“Before we can recover, we must survive.” That’s what Governor Tom Wolf said recently during a virtual press conference regarding Coronavirus Disease 2019 (COVID-19).
That’s pretty intense, right?! I repeated those words a couple of times in my head, struck by the solemnity of what they suggested. It’s 2020! Global pandemics and threats to humanity are so 1918! Right? RIGHT?!
Like many others who have children and full-time jobs, my family and I now spend our days at schwome (school-work-home). We live here, we work here, our child goes to school here. My husband and I tag team playing with and teaching our son so we can balance distance learning as well as distance working.
Do we know what we’re doing? Nope. Does anyone? Probably not. I think it’s safe to say we’re all more or less grappling with pinches and dashes of worry, fear, loneliness, frustration, sadness and plain old uncertainty. My heart aches for those who are sick and alone or who do not have a safe space to be in. My brain is pained when I think of my parents who still must go out to work every day and how I miss being in their company and in my sister’s.
It is not lost on me that I come from a place of privilege. My husband and I are fortunate to be able to keep our jobs while remaining in the safety of our home. Additionally, none of my loved ones have contracted the virus (knock on wood), I don’t have a loved one suffering alone, I can communicate with people by computer or by phone, and I can enjoy the comic relief and comfort of a solidaristic COVID-19 meme or Facebook post. One thing that has struck me about our shared predicament is how remarkably adaptable we are. We don’t have much of a choice, but it’s incredible how we bend and curve and twist … how we rise to the occasion even if our hearts are racing and our voices are shaking. From pandemics to situational or environmental changes, we adapt and we craft our new normal. The horizon might be murky, and we might feel discouraged, but we can take comfort in knowing we’re not alone. There’s always at least one person who can either relate to our experience or who will try to understand our experience.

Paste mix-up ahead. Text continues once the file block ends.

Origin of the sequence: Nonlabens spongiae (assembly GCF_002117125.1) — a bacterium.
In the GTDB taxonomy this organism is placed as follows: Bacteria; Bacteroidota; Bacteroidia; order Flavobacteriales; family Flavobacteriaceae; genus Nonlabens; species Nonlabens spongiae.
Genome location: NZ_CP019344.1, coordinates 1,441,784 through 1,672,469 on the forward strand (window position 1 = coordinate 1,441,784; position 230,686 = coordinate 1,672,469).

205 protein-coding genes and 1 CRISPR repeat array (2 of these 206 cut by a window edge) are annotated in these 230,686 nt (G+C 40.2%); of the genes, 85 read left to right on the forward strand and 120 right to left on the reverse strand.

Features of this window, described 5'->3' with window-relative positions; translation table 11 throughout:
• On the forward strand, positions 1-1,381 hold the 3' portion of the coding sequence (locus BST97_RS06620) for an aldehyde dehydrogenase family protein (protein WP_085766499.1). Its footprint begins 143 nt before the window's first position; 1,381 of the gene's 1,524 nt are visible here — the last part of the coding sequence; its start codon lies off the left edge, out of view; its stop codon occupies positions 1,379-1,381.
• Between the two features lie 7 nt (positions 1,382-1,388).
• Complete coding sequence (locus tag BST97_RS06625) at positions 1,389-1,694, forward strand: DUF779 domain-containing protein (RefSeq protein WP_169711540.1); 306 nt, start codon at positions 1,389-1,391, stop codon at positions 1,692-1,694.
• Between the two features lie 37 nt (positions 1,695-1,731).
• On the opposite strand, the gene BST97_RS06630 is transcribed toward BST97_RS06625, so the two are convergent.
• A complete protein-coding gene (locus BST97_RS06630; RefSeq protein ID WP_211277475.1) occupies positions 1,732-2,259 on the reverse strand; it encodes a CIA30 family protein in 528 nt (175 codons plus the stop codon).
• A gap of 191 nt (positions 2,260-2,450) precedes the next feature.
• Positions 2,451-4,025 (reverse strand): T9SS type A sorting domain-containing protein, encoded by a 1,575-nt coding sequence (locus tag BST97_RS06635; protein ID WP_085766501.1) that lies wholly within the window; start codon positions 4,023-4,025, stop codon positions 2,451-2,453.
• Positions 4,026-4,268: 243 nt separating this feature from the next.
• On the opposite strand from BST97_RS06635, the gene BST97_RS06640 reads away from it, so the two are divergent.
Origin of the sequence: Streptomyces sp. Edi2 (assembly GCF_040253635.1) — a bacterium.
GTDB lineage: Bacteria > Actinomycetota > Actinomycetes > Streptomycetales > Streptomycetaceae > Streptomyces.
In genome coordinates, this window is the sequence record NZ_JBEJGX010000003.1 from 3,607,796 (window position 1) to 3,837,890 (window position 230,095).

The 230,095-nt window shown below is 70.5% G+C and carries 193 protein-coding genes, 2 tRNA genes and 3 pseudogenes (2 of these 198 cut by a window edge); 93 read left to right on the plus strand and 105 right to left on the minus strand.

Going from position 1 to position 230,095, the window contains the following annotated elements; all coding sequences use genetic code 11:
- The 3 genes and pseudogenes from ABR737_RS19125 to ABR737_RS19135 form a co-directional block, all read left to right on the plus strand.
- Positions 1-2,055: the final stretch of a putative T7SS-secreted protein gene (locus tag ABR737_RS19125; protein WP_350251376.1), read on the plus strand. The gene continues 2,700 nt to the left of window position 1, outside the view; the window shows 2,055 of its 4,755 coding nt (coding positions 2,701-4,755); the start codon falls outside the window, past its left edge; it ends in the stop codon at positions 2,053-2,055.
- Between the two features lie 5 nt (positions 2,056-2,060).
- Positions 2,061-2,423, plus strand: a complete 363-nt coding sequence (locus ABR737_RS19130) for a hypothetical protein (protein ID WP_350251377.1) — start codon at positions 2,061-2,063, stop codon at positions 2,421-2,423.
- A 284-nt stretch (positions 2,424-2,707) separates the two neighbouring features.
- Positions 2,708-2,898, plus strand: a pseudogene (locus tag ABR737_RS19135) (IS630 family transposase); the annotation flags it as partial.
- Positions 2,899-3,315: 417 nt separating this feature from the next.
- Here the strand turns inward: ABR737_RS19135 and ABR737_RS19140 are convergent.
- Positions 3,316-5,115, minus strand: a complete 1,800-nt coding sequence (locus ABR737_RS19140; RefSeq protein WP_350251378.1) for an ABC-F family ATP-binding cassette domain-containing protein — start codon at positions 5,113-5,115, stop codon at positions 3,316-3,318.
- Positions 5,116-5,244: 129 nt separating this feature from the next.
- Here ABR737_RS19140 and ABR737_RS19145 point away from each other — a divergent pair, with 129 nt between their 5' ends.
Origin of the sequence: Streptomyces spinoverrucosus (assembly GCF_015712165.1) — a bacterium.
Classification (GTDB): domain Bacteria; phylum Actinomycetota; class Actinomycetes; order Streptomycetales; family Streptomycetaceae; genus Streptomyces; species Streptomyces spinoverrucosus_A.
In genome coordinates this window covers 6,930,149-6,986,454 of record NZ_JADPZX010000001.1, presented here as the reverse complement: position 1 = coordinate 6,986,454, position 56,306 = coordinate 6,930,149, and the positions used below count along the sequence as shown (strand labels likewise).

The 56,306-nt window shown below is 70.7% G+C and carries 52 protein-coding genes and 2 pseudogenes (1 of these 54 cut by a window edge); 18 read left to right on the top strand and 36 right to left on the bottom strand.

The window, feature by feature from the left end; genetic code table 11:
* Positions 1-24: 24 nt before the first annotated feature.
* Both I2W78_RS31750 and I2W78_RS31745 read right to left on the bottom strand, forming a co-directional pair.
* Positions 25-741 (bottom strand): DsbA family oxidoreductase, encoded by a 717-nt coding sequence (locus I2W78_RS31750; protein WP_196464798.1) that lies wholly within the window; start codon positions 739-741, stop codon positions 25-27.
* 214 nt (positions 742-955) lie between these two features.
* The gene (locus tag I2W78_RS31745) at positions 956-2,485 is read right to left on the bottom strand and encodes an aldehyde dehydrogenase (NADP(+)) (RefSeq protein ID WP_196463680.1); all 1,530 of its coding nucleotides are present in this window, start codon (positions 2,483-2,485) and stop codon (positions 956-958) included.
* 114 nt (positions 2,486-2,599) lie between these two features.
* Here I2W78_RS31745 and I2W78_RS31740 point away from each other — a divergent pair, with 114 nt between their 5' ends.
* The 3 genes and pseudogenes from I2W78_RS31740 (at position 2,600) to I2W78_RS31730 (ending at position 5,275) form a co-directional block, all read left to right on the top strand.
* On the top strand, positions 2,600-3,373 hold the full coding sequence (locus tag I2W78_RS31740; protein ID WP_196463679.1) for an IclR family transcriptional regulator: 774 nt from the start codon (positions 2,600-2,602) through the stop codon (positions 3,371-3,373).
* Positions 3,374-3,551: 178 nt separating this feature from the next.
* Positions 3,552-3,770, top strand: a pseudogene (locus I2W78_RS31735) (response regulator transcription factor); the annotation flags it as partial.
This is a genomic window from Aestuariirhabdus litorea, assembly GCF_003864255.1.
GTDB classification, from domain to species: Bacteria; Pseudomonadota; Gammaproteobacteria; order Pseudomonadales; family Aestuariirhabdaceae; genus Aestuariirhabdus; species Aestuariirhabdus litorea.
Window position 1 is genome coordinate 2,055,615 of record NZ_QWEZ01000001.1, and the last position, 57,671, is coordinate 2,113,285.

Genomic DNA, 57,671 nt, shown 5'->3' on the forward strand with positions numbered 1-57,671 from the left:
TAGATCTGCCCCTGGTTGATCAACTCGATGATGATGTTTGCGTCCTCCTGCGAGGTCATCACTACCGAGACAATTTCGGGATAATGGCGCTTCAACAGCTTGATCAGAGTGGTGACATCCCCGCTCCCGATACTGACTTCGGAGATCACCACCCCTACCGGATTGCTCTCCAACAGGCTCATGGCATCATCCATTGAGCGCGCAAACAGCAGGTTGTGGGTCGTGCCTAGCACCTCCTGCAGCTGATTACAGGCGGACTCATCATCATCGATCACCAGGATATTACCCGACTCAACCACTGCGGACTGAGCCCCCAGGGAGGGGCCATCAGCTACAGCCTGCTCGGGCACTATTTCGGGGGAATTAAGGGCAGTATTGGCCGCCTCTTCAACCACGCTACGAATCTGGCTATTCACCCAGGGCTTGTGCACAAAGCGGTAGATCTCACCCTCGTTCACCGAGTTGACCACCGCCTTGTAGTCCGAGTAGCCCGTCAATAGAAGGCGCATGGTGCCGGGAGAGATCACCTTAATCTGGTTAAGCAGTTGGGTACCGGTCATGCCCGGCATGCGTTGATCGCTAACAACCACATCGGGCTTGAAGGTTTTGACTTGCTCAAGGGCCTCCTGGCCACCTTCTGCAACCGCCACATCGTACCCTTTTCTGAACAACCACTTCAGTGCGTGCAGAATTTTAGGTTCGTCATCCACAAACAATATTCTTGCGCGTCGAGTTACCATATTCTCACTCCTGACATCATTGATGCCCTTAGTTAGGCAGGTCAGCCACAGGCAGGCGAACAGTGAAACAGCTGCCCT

In the meantime, if you’re making paper airplanes and blowing bubbles in your shoebox-sized backyard with your five-year-old … researching crafts online and feeling really proud for making puffy chalk out of flour, water, dish soap and food coloring … using that puffy chalk on the sidewalk in front of your house and wondering if your neighbors think it’s an eyesore … if you’re skipping a shower or two … watching a little too much television … washing more dishes than ever before … blurring your day clothes with your night clothes … preparing yourself for your true hair color to emerge … wondering how it will be emotionally when your child eventually goes back to school and you will suddenly be apart – like maternity leave coming to an end all over again … I see you and I’m with you. Here’s to rolling with the punches … survival and recovery style.